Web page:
I loved Richard Kadrey’s first two Sandman Slim books, and couldn’t wait to get my hands on the third installment, Aloha From Hell. For reference, here are links to my reviews of Sandman Slim and Kill the Dead.
Aloha From Hell starts not long after the conclusion of Kill the Dead, and begins with James Stark (aka Sandman Slim) dealing with the aftermath of the collapse of the Golden Vigil, an organization he despised with the intensity I usually reserve for clowns and the movies of Roland Emerich. The Vigil’s ex-leader in the mortal plane, the insane angel Aelita, has a heap of daddy issues and decides to kill God for being a deadbeat dad. (He apparently kept the liquor cabinet locked up on her even after she turned twenty-one, and it’s really pissed her off.)
Stark gets guilted into helping out an ex-Vigil member with a unique assignment–locate a teenage boy who was possessed by a powerful and rare demon who just happened to mention “Sandman” during a failed exorcism. The kid skipped out and is nowhere to be found, leaving only a demolished room and a scorched magical symbol on the ceiling.
Stark realizes that there’s more to this case than just a missing kid. There are deep ties to his former mentor Mason, the magician who sent Stark Downtown (his euphemism for Hell), where Stark became Sandman Slim fighting in the arena for the amusement of bored, gambling Hellions, all the while becoming stronger and harder to kill. Stark returned the favor to Mason at the conclusion of Sandman Slim, his final act of vengeance on the asshole who sent him away and killed his girlfriend Alice.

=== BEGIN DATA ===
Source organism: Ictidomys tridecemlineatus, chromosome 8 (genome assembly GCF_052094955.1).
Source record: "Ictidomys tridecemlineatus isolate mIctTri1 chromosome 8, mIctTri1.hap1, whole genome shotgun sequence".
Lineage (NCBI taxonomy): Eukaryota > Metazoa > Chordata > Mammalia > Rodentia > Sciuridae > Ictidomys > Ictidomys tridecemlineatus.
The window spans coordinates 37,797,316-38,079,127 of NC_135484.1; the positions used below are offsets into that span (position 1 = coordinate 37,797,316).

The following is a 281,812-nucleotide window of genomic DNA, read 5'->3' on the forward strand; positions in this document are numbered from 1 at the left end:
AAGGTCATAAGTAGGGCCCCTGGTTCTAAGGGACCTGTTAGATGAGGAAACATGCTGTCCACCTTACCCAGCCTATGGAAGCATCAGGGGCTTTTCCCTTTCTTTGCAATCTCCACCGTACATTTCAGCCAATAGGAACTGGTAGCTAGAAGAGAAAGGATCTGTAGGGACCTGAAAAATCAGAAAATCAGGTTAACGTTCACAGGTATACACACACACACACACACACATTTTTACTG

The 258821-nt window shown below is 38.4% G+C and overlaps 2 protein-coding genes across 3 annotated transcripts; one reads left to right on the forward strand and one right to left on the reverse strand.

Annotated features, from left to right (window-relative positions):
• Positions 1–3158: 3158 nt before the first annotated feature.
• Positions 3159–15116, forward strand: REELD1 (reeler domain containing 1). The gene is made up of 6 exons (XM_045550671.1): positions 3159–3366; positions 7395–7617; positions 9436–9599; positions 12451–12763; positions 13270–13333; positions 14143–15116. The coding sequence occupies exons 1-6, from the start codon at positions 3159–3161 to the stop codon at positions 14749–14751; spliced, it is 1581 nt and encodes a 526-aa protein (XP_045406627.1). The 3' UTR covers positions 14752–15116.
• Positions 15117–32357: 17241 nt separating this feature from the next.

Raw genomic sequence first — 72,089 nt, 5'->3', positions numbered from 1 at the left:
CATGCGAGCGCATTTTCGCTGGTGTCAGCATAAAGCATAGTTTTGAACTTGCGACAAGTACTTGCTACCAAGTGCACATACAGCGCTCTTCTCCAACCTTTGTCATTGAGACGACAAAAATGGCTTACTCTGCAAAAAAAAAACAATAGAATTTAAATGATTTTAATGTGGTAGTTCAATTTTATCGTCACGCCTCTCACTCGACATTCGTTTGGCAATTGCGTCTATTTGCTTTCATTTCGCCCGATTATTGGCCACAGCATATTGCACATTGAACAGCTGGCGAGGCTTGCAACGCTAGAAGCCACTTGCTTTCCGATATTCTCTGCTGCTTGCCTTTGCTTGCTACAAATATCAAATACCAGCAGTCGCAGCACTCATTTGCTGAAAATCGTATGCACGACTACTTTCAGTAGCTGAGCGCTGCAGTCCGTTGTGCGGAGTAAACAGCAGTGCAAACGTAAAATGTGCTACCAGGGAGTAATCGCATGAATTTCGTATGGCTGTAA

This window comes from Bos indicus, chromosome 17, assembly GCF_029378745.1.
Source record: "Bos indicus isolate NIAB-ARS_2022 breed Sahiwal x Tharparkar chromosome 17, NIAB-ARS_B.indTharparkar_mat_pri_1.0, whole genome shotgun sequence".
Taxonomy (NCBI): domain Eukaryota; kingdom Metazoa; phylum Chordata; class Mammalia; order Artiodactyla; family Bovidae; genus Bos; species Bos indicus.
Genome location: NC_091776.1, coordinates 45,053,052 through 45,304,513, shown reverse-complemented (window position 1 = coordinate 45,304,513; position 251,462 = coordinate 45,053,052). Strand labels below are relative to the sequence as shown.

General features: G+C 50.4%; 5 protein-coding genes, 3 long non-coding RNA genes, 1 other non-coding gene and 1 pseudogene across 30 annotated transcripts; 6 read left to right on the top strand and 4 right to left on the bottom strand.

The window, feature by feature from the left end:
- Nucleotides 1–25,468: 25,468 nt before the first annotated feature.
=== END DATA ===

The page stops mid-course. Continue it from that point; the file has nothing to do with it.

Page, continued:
Aloha From Hell brings much of this full circle. Alice is still haunting Stark even as he tries to create a relationship with Candy, a cute and perky girl who sometimes turns into a monster and eats people (though she’s trying to kick the habit), and demolishes hotel rooms while having bouts of rollicking sex. After consultations with an excommunicated priest and punk drug dealer, Stark comes to learn that the possessed boy is part of Mason’s game to get Stark to come back to Hell.
I was a little worried that Kadrey’s portrayal of Hell wouldn’t cut it. Let’s face it, after Dante and Milton, no one’s had a lot of luck (at least in my opinion) writing about the Great Dank Basement of the Universe. But Kadrey manages to pull it off, creating a Hell that’s not only convincing, but a location that could only exist in the Sandman Slim universe.
This book is batshit insane, and I say that with total love and wide-eyed adoration. Kadrey’s prose is laser-tight, without an ounce of flab, propelling the story along with the speed of Saturn V booster rockets.
Aloha From Hell is audacious and funny as … well, you know. It’s a guns-blazing, take-no-prisoners ride through the seedy underside of L.A. and the even seedier streets of Hell.
Highly, highly recommended.